Memoization in Dynamic Programming
What is Dynamic Programming?
Dynamic programming is a technique that allows us to solve a class of problems that have overlapping subproblems and optimal substructure. Let’s dive deeper into these concepts.
A problem has an optimal substructure property if its overall optimal solution can be constructed from the optimal solutions of its subproblems. For Fibonacci numbers, as we know, fib(n) = fib(n — 1) + fib(n — 2).
This clearly shows that a problem of size n has been reduced to subproblems of sizes n-1 and n-2. Therefore, Fibonacci numbers have optimal substructure property.
A recursive algorithm that has to compute the same problems multiple times has overlapping subproblems. Let’s take a look at the recursive Fibonacci solution and see how this algorithm works.
So here’s our naive approach to solving the Fibonacci problem. We can see that our function returns the correct value, but what happens if we’re trying to find an answer for a greater position in a sequence?
As we can see, using this solution for greater values very quickly becomes impractical.
But why is it so slow? To understand this, let’s break down our earlier example of fib(7) and visualize our recursive calls in the form of a tree.
Wow! Look at this, even to compute such a small position 7, we had to call our function 25 times!
Given return fib(n — 1) + fib(n — 2) we know that for each function call, it’s going to call itself twice, and each one of those calls will call itself twice as well, and so on.
This gives us an exponential time complexity O(2^n).
But let’s examine what exactly is computed in our tree.
We can notice that we have a lot of subtrees that compute the same value. For fib(7) we compute fib(3) 5 times, fib(4) 3 times, and fib(5) 2 times. This is exactly what it means to have overlapping subproblems.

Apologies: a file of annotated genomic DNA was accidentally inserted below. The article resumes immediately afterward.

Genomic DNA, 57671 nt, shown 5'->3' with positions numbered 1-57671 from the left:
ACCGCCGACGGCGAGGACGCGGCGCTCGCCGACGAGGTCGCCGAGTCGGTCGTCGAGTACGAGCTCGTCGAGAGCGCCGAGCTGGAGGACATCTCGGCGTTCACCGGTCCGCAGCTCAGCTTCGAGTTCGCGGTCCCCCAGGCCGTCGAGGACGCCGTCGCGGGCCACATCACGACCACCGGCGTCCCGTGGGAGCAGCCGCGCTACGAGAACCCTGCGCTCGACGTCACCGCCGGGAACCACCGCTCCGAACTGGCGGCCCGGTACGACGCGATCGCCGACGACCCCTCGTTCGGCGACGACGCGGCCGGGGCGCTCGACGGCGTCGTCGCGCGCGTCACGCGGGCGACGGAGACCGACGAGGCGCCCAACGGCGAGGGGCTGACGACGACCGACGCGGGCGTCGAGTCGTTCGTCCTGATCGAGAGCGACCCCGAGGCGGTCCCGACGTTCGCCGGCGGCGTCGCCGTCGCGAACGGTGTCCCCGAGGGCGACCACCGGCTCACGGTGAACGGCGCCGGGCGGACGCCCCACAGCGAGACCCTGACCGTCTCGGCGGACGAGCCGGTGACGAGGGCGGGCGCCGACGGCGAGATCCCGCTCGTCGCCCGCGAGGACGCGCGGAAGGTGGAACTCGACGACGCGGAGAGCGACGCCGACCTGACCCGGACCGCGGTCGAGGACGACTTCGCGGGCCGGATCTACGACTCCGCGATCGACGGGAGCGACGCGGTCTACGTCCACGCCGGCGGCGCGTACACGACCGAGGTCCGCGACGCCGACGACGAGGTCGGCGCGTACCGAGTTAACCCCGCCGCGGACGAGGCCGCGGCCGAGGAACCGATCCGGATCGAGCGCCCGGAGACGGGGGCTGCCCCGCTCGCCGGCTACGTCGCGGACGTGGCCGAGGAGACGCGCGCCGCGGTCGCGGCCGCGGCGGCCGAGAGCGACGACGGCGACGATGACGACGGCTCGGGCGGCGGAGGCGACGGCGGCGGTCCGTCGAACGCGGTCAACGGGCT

We’re solving the same problems over and over again and it is very inefficient. There must be a way to optimize this.
If we have to solve the same problem over and over again, we may cache function return values, and simply retrieve them from our cache if we encounter a problem that we’ve solved before.
We can facilitate this by using a memo object that will be populated with key-value pairs of n : fib(n) and passed down to our recursive calls.
The only difference between this solution and a previous solution is that when the function is called for the first time, we pass an empty memo object that is populated with return values of the function and passed down to other recursive calls.
If we see that n was previously saved in a memo, we can return the cached value from our memo in constant time and avoid subsequent recursive calls on a branch.
Let’s see what our recursive tree looks like now.
We can see that we greatly reduced the number of recursive calls. From 25 function calls without memoization to 11 with memoization.
Also, even if we’re going to pass a greater value as an input and use memoization, our recursive tree will still resemble this linear chain-like structure.
Our memoization strategy greatly improved the time complexity of the solution. From exponential O(2^n) to linear O(n).
Let’s take one of the examples that we used previously and see how our function is performing now, with memoization implemented.
Before memoization, we were unable to compute fib(100) in a reasonable time at all, and our console appeared to be frozen. But now we’re able to compute it roughly in 1 second.
Dynamic Programming is a very nice way to solve optimization problems, that allows us to use recursion effectively and avoid computing the same problems multiple times.
DP can sometimes be hard to grasp, so feel free to go over this blog again.
I encourage using a whiteboard to draw out your recursive trees with and without memoization to develop a better understanding of DP.